Lipid metabolism is likely to be critical to the Wolbachia-host relationship. Both Wolbachia and insects lack cholesterol biosynthesis genes, and the Wolbachia genome also lacks fatty acid synthesis genes, so there is likely to be resource competition between Wolbachia and the host . Our study showed that several genes involved in lipid synthesis were significantly upregulated in DmelW. The process of fatty acid synthesis was significantly upregulated in DmelW, which may supply fatty acids due to a resource shortage caused by competition with Wolbachia. Two studies also found that Wolbachia abundance was correlated with increased odd-chain fatty acids and increased mRNA expression of fatty acid synthase [4, 53]. At the same time, we found that several intracellular cholesterol transport genes were significantly upregulated in DmelW, including Npc1b, Npc2f, and Npc2d, which may lead to changes in intracellular cholesterol transport. Cholesterol is vital for membrane stability and cellular signaling in insects. Wolbachia replication is also cholesterol-dependent, as cholesterol-rich host membranes are required to form the vacuole surrounding each bacterium , so there is likely to be resource competition between Wolbachia and the host, resulting in accelerated cholesterol transport in the host. Cholesterol also plays an important role in pathogen blockage by Wolbachia. Previous studies have reported that Wolbachia can regulate intracellular cholesterol transport to resist DENV infection .
In contrast, some peroxisome-related genes, including CG17560, CG13091, CG10097, and CG1441, were significantly downregulated in DmelW. GO molecular functional analysis showed that these genes have fatty acyl-CoA reductase (alcohol-forming) activity and are involved in the biosynthesis of insect cutin and wax. This result further indicated that infection with Wolbachia may influence the lipid metabolism of the host in various ways.
Wolbachia infection is associated with high expression levels of innate immunity genes in native host
When Wolbachia is transferred into a novel host, such as a mosquito, it causes a strong immune response in the host . However, in their native hosts, such as Drosophila, Wolbachia does not induce an immune response due to the mutually beneficial relationship [57–59]. Wolbachia can also improve the native host’s resistance to pathogens in other ways [55, 60]. However, one study showed that Wolbachia could induce an innate immune response in D. mel adult testis .
Our results showed that the presence of Wolbachia was related to enhanced immune responses in the testes of its native host, including multiple genes in the Toll and IMD pathways, such as, the protein encoded by the DptB gene is an antimicrobial peptide induced by the IMD signaling pathway that promotes resistance to gram-negative bacterial infection . Drs and Drsl3 encode antimicrobial peptides under the control of the Toll signaling pathway induced by fungal infection . Although Wolbachia is surrounded by the host membrane, it has a nearly complete peptidoglycan precursor lipid II synthesis pathway . Wolbachia also encodes an amidase (AmiD) that cleaves its own peptidoglycan to evade the host immune response . We speculate that due to the higher density of Wolbachia in the testis compared to other tissues, during the rapid proliferation of Wolbachia, it is impossible for it to completely evade the host immune system, resulting in immune recognition. For example, the expression of the peptidoglycan recognition protein gene PGRP-SC2 is significantly higher in Wolbachia-infected testes, and PGRP-SC2 can negatively regulate the IMD signaling pathway by hydrolyzing peptidoglycan, preventing activation of the constitutive IMD pathway, thereby maintaining the balance between immune tolerance and immune response in Wolbachia infection .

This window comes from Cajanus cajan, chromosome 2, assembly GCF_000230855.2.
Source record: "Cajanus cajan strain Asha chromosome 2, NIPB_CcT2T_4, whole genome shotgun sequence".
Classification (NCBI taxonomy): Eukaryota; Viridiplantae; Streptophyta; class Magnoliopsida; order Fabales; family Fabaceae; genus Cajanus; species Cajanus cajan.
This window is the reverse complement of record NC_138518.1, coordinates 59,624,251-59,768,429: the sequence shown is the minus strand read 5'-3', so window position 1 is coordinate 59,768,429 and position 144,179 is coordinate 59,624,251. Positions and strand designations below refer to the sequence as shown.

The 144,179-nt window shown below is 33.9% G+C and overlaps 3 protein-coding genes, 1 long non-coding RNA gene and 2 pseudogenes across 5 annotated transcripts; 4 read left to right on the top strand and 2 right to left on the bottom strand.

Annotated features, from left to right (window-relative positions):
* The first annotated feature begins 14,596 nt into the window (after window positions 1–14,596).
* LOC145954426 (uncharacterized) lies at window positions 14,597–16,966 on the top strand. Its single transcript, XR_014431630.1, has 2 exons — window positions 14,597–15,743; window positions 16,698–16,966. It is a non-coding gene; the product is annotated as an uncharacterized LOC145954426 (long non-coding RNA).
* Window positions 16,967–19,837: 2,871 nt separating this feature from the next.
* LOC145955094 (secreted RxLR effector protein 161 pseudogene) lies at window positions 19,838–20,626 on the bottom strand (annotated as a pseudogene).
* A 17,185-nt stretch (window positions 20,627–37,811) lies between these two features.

Wolbachia infection is not associated with oxidative stress in the native host
In addition to the above results showing that Wolbachia may affect the host’s Toll and IMD pathways, Wolbachia may also affect the level of reactive oxygen species (ROS) in the host [59, 66]. ROS is a natural byproduct of oxidative phosphorylation, and it can cause severe cell damage. However, ROS also plays an important role in immune response, not only participating in the transmission of immune signals, but also directly killing pathogenic microorganisms . Zug et al. reported that there is a close relationship between Wolbachia and ROS in the host. In a novel host, Wolbachia induces ROS production, resulting in significant upregulation of host antioxidant genes. However, in their native hosts, Wolbachia not only induces ROS production and oxidative stress, but also the expression of antioxidant genes (from Wolbachia, the host, or both) to restore oxidative homeostasis . The study by Molloy et al. on ROS in naturally infected versus antibiotic-cured Aedes albopictus supports this hypothesis. They found that Wolbachia infection status had no significant effect on ROS and antioxidant enzyme gene expression levels in A. albopictus. The author speculated that Wolbachia might not enhance host resistance to pathogens through the ROS-induced immune pathway .
We hypothesize that Wolbachia does not induce oxidative stress in their native hosts. To verify this hypothesis, we detected the expression levels of antioxidant genes in Wolbachia-infected and uninfected D. mel adult testes. We found that the expression levels of several genes related to ROS degradation were not significantly different between DmelW and DmelT testes, which was consistent with the results of Molloy et al. . Our results indicate that Wolbachia infection does not induce oxidative stress in its native hosts at least in the adult stage.
In summary, our RNA-seq data collected from adult D. mel testes showed numerous DEGs between Wolbachia-infected and Wolbachia-free samples, and these genes are mostly involved in carbohydrate metabolism, lysosome, lipid metabolism, immune response, and peroxisome, and no differentially expressed genes putatively associated with spermatogenesis were discovered. These data provide useful molecular information for the study of Wolbachia-host intracellular relationships. Subsequent analysis of transcriptome data in Drosophila ovaries would be helpful to further understand the differences in Wolbachia-host molecular interactions between male and female hosts.